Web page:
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Posted on September 3, 2015 at 10:25 AM by Allan Warren
Bill Simper joined as Habitat Improvement Coordinator in June 2015. The position involves managing the knotweed eradication program as well as a broad array of other associated projects such as the restoration of native vegetation and environmental education. He brings to the program experience in project management, biological monitoring, invasive plant control, and geographic information systems.
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“Controlling the spread of invasive species is a challenging technical problem that I hope to contribute to helping solve in Pierce County. Habitat restoration is like landscaping writ large. The goal is to set up natural systems that will maintain themselves with little or no continued human intervention.”
Bill’s current priority projects include overseeing several seasonal crews working on knotweed control in the Nisqually and South Prairie Creek watersheds. Upcoming work for the fall and winter will involve planning and implementing habitat restoration re-plantings in areas recently cleared of invasive knotweed.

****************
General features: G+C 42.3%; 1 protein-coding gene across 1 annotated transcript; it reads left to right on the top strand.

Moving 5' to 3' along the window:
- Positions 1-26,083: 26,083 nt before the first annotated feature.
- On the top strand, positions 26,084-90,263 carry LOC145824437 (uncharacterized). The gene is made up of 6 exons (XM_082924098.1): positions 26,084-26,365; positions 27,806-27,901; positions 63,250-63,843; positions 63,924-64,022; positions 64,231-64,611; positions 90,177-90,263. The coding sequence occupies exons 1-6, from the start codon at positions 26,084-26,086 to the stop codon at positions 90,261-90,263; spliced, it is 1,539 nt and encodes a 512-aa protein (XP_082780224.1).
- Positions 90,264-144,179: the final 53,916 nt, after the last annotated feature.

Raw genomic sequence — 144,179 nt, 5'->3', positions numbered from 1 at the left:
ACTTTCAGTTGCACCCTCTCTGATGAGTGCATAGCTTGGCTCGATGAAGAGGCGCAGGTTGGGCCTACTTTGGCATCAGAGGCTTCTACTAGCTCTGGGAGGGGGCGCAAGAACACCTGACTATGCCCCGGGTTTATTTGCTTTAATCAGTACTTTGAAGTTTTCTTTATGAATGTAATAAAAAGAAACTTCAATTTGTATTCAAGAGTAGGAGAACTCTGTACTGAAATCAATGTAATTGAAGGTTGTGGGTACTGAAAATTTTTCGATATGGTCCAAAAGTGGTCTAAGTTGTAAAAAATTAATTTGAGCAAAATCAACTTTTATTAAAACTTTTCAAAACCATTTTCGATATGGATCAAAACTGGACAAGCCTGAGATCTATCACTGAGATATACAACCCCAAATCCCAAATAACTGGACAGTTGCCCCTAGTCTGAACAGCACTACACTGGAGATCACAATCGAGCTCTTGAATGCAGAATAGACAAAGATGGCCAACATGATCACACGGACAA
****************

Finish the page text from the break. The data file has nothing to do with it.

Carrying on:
“Careful spatial data collection and record keeping will help to improve long-term planning efforts and allow us to track changes in species composition over time, ultimately leading to a positive change in riparian vegetation communities.”
Bill recently moved to Washington from Austin, Texas where he worked for Travis County as a Natural Resource Specialist, maintaining and improving habitat for endangered neotropical migrant birds at the Balcones Canyonlands Preserve. A graduate of the University of Texas, he holds a Master’s degree in Population and Conservation Biology from Texas State University.
Tag(s): Knotweed, Habitat Improvement Coordinator